B24 Liberator Restoration Project
Apr 24, 2018
Tony Muller
B24 Liberator Restoration Project

Australia is fortunate enough to have preserved an important piece of World War II history inside a hangar located at the Werribee Satellite Aerodrome in Victoria.

The aerodrome was established by the Royal Australian Air Force (RAAF) as a training airfield and a satellite to the nearby Point Cook and Laverton airfields.

Inside the hangar is one of the world’s eighteen remaining B-24 Liberator heavy bomber aircraft. This one in particular, A72-176, is the last remaining B-24 aircraft that served in the RAAF during the war.

The B-24 Liberator was used by many Allied air forces during World War II as it was considered to have a more advanced design for its time. It had greater speed, greater range and a heavier bomb load than its principal counterpart, the Boeing B-17 Flying fortress bomber. It was a breakthrough in aircraft technology making the B-24 the most produced military aircraft of World War II.

During this presentation Tony Muller will discuss the B-24 Restoration Group’s activities and their dedication to lovingly restore a piece of engineering and World War 2 heritage.

Tony will tell us all about the work of the B24 Liberator Restoration Committee. This is the only B-24 remaining in the Southern Hemisphere and one of only 8 still existent in the world. The work began in the mid 90’s and is still ongoing.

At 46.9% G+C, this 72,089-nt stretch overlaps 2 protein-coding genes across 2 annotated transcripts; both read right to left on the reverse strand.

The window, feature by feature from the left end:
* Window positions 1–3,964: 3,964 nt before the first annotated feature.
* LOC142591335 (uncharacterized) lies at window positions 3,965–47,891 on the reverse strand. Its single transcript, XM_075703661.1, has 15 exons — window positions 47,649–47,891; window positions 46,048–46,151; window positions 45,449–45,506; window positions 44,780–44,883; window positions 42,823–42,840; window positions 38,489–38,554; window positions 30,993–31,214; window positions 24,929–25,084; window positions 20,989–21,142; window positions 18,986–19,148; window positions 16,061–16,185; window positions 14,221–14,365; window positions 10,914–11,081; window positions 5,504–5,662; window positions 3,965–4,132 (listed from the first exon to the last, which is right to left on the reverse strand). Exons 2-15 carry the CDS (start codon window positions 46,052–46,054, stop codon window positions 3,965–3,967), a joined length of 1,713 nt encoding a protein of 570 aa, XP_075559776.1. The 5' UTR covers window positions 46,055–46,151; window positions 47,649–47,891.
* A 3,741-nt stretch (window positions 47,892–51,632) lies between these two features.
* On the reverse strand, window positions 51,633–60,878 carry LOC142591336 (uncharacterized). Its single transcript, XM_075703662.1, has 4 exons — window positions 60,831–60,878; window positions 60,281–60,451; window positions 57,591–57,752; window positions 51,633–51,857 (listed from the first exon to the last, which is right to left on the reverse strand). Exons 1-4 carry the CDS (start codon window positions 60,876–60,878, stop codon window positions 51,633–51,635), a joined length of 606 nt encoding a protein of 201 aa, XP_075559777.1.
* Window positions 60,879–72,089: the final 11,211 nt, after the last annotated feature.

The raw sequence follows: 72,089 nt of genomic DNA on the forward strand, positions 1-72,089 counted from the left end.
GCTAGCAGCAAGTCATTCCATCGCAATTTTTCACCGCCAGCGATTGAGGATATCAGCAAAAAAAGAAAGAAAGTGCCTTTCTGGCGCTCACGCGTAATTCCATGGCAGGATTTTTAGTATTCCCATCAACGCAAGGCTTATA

Tony spent 50 years in the motor and allied trades, including 3 years as service manager at Swing Bridge Motors, and over 18 years as service manager at Jaguar Landrover Australia. In that role Tony was the dealer liaison man between the Jaguar factory and local distributors, responsible for customs clearance, managing 3 repair workshops, program training for both company and dealer staff and managing 53 employees. He oversaw the release of Press and VIP vehicles and represented the company at National Manufacturers Service Manager forums.  

In 1999, whilst visiting a car show, he saw the B24 restoration work underway and realised he wanted to be involved. Over the years he has restored tail fins, gun turrets, engines, and handles many other tasks. He serves on the committee and organises displays and shows.

Amongst his many activities he also serves as a Committee member at Werribee Men’s Probus Club.